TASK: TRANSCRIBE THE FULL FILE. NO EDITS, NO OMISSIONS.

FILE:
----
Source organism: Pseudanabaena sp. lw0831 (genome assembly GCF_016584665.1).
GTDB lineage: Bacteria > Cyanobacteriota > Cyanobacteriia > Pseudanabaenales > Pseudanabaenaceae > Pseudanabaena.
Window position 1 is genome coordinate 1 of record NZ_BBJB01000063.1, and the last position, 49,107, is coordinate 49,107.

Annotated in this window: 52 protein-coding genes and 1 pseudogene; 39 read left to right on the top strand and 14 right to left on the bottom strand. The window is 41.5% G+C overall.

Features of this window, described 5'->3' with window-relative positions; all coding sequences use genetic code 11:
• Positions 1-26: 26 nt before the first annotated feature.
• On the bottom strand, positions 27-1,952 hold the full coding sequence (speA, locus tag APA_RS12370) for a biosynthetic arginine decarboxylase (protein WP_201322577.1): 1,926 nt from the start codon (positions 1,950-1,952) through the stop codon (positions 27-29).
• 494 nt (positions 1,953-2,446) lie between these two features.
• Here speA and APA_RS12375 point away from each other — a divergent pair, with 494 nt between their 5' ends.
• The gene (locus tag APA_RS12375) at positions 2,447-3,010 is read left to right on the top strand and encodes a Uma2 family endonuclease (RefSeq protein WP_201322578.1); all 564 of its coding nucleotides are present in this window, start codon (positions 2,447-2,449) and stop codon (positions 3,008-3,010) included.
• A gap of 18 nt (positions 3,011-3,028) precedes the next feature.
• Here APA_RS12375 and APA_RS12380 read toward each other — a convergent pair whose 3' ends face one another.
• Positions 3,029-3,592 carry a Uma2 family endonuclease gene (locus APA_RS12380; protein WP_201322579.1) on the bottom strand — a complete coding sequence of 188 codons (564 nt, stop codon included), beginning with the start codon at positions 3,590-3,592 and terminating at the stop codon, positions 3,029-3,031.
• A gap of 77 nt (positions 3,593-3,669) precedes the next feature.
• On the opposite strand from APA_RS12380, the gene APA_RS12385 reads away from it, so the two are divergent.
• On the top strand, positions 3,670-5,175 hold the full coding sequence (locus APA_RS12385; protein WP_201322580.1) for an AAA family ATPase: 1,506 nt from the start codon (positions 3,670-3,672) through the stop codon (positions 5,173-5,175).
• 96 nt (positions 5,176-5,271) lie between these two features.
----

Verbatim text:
Source organism: Pseudanabaena sp. lw0831 (genome assembly GCF_016584665.1).
GTDB lineage: Bacteria > Cyanobacteriota > Cyanobacteriia > Pseudanabaenales > Pseudanabaenaceae > Pseudanabaena.
Window position 1 is genome coordinate 1 of record NZ_BBJB01000063.1, and the last position, 49,107, is coordinate 49,107.

Annotated in this window: 52 protein-coding genes and 1 pseudogene; 39 read left to right on the top strand and 14 right to left on the bottom strand. The window is 41.5% G+C overall.

Features of this window, described 5'->3' with window-relative positions; all coding sequences use genetic code 11:
• Positions 1-26: 26 nt before the first annotated feature.
• On the bottom strand, positions 27-1,952 hold the full coding sequence (speA, locus tag APA_RS12370) for a biosynthetic arginine decarboxylase (protein WP_201322577.1): 1,926 nt from the start codon (positions 1,950-1,952) through the stop codon (positions 27-29).
• 494 nt (positions 1,953-2,446) lie between these two features.
• Here speA and APA_RS12375 point away from each other — a divergent pair, with 494 nt between their 5' ends.
• The gene (locus tag APA_RS12375) at positions 2,447-3,010 is read left to right on the top strand and encodes a Uma2 family endonuclease (RefSeq protein WP_201322578.1); all 564 of its coding nucleotides are present in this window, start codon (positions 2,447-2,449) and stop codon (positions 3,008-3,010) included.
• A gap of 18 nt (positions 3,011-3,028) precedes the next feature.
• Here APA_RS12375 and APA_RS12380 read toward each other — a convergent pair whose 3' ends face one another.
• Positions 3,029-3,592 carry a Uma2 family endonuclease gene (locus APA_RS12380; protein WP_201322579.1) on the bottom strand — a complete coding sequence of 188 codons (564 nt, stop codon included), beginning with the start codon at positions 3,590-3,592 and terminating at the stop codon, positions 3,029-3,031.
• A gap of 77 nt (positions 3,593-3,669) precedes the next feature.
• On the opposite strand from APA_RS12380, the gene APA_RS12385 reads away from it, so the two are divergent.
• On the top strand, positions 3,670-5,175 hold the full coding sequence (locus APA_RS12385; protein WP_201322580.1) for an AAA family ATPase: 1,506 nt from the start codon (positions 3,670-3,672) through the stop codon (positions 5,173-5,175).
• 96 nt (positions 5,176-5,271) lie between these two features.